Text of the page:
I have already referred to the ejector marks which are usually present on cartridges fired from self-loading and automatic weapons. In some weapons the firing-pin is used as an ejector, and in others the next cartridge in the magazine or a part of the magazine, and in weapons of these types there will be no ejector mark.
When an ejector mark does exist it is, as a rule, obvious. It may be anything from a thin longitudinal cut to a big gash or indentation in the edge of the case. In some pistols the ejector is rounded and the mark is extremely difficult to detect unless the light catches it at exactly the right angle. So it is unsafe to assume that no ejector mark is present because one was not immediately visible; and in such circumstances a most careful examination of the base of the fired case should be made under a low power of the microscope while the case is slowly rotated through a complete circle so as to ensure the light striking it at every possible angle. It frequently happens that when a fired case is examined thus no ejector mark is visible until suddenly it stands out clearly and distinctly. But when the case is rotated a little more the mark vanishes once again.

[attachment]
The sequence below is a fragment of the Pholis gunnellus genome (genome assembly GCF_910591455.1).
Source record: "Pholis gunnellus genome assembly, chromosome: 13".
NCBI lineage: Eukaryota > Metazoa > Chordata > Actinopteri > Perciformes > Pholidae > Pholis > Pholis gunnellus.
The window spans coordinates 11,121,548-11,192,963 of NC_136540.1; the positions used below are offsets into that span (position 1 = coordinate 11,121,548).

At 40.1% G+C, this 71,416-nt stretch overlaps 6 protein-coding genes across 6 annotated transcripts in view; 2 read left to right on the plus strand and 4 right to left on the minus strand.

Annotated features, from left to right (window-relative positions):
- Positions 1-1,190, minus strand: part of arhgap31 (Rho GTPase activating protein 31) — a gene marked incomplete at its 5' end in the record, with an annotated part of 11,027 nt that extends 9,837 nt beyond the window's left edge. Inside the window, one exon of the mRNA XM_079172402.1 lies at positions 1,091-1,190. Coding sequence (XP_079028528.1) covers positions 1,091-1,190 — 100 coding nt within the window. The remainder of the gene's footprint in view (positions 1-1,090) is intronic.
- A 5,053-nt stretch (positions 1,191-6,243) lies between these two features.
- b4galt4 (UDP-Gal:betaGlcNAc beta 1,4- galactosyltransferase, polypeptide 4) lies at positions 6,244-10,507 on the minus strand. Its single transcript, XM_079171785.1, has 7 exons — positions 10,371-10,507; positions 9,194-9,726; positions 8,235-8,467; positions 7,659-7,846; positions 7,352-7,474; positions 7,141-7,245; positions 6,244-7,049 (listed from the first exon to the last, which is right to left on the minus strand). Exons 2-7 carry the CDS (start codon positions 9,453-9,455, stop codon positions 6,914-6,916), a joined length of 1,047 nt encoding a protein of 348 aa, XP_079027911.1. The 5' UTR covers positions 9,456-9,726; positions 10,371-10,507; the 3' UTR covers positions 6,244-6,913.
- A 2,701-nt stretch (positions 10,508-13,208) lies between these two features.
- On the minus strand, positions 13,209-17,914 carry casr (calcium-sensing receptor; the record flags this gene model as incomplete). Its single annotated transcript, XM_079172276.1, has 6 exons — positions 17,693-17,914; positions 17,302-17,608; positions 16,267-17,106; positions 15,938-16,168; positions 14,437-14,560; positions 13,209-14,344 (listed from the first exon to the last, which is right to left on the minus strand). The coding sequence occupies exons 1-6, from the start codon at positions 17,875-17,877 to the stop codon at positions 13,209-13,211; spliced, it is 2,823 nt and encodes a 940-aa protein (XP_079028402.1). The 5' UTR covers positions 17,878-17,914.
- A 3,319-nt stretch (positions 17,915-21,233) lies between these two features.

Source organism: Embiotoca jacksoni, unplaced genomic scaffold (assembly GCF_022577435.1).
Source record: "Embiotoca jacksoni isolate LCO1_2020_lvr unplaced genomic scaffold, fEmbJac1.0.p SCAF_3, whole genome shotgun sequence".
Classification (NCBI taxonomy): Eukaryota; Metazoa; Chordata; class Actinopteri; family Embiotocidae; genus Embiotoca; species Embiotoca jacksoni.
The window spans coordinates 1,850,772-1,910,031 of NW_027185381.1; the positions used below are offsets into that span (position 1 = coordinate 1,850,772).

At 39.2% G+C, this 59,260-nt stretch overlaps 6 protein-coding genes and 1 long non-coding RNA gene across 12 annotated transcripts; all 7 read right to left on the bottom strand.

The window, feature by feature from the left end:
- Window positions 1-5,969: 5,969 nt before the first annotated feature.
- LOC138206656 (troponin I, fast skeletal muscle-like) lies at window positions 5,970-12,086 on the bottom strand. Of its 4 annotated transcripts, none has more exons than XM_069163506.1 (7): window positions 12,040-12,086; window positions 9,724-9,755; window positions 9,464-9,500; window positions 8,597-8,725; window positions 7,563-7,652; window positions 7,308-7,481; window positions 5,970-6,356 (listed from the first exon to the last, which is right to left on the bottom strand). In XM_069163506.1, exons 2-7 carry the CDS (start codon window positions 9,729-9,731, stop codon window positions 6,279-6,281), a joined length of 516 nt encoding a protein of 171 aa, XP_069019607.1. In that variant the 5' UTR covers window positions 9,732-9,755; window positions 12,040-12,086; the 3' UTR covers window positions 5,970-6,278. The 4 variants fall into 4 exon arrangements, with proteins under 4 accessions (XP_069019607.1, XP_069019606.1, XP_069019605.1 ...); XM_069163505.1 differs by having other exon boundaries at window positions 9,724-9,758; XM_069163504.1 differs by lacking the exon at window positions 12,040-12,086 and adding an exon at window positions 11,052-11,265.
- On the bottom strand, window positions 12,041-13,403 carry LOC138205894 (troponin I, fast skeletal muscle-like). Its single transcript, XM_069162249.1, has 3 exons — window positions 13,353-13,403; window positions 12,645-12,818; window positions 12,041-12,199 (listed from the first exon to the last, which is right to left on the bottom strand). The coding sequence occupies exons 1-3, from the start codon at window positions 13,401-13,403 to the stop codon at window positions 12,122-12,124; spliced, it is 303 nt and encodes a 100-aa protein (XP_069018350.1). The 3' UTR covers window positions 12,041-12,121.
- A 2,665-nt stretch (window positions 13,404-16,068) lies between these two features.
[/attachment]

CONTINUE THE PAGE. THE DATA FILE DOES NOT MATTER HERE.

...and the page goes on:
The ejector mark, when present, forms a valuable bit of evidence, not only as part of the thumb-mark, but also as a means of orientating the case. For when two fired cartridge cases are being compared it is essential that they should both so be orientated that they must have been the same way up when in the chamber of the weapon. The ejector mark enables this orientation to be effected at once, and if two cartridges are to be compared and both have ejector marks they should both be placed with these marks in similar positions, that is both ejector marks at 3 o'clock, or 9 o'clock. The exact position does not matter provided the same position is utilised for both ejector marks. When this has been done the two cases can be examined with a view to finding other major
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